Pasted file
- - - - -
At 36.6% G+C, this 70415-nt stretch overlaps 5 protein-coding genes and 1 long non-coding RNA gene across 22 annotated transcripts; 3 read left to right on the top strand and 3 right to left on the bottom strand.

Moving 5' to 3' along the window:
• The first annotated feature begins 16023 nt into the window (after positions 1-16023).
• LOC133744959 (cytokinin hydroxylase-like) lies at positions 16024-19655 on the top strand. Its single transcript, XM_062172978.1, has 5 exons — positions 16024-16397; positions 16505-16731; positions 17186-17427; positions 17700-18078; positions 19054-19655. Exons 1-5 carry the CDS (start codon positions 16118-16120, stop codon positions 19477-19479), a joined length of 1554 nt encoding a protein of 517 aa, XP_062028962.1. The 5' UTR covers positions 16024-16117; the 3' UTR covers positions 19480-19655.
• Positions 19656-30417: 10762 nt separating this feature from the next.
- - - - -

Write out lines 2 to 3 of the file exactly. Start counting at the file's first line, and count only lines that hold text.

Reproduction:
Moving 5' to 3' along the window:
• The first annotated feature begins 16023 nt into the window (after positions 1-16023).